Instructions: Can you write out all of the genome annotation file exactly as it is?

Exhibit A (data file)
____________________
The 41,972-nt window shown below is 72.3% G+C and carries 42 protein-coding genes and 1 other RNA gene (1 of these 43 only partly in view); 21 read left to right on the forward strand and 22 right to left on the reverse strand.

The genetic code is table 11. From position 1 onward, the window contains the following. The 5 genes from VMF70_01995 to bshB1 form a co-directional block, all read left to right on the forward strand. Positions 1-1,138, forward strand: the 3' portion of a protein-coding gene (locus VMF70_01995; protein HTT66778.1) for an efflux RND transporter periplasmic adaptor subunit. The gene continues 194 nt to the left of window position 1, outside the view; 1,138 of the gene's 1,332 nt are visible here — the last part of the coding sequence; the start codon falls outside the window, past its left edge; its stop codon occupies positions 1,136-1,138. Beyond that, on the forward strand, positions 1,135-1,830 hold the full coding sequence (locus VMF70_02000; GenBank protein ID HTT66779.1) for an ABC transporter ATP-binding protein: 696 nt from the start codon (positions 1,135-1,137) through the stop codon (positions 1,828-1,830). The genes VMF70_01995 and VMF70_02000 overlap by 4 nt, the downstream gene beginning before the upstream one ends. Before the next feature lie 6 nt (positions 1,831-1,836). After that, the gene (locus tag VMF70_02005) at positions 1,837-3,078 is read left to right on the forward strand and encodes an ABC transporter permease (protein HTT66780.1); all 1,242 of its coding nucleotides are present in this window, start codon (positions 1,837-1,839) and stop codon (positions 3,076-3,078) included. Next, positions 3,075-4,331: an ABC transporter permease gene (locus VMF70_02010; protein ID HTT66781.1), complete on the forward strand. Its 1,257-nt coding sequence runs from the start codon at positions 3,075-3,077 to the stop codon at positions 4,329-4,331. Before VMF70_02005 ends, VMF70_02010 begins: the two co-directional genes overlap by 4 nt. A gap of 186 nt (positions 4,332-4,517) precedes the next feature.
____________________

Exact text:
The 41,972-nt window shown below is 72.3% G+C and carries 42 protein-coding genes and 1 other RNA gene (1 of these 43 only partly in view); 21 read left to right on the forward strand and 22 right to left on the reverse strand.

The genetic code is table 11. From position 1 onward, the window contains the following. The 5 genes from VMF70_01995 to bshB1 form a co-directional block, all read left to right on the forward strand. Positions 1-1,138, forward strand: the 3' portion of a protein-coding gene (locus VMF70_01995; protein HTT66778.1) for an efflux RND transporter periplasmic adaptor subunit. The gene continues 194 nt to the left of window position 1, outside the view; 1,138 of the gene's 1,332 nt are visible here — the last part of the coding sequence; the start codon falls outside the window, past its left edge; its stop codon occupies positions 1,136-1,138. Beyond that, on the forward strand, positions 1,135-1,830 hold the full coding sequence (locus VMF70_02000; GenBank protein ID HTT66779.1) for an ABC transporter ATP-binding protein: 696 nt from the start codon (positions 1,135-1,137) through the stop codon (positions 1,828-1,830). The genes VMF70_01995 and VMF70_02000 overlap by 4 nt, the downstream gene beginning before the upstream one ends. Before the next feature lie 6 nt (positions 1,831-1,836). After that, the gene (locus tag VMF70_02005) at positions 1,837-3,078 is read left to right on the forward strand and encodes an ABC transporter permease (protein HTT66780.1); all 1,242 of its coding nucleotides are present in this window, start codon (positions 1,837-1,839) and stop codon (positions 3,076-3,078) included. Next, positions 3,075-4,331: an ABC transporter permease gene (locus VMF70_02010; protein ID HTT66781.1), complete on the forward strand. Its 1,257-nt coding sequence runs from the start codon at positions 3,075-3,077 to the stop codon at positions 4,329-4,331. Before VMF70_02005 ends, VMF70_02010 begins: the two co-directional genes overlap by 4 nt. A gap of 186 nt (positions 4,332-4,517) precedes the next feature.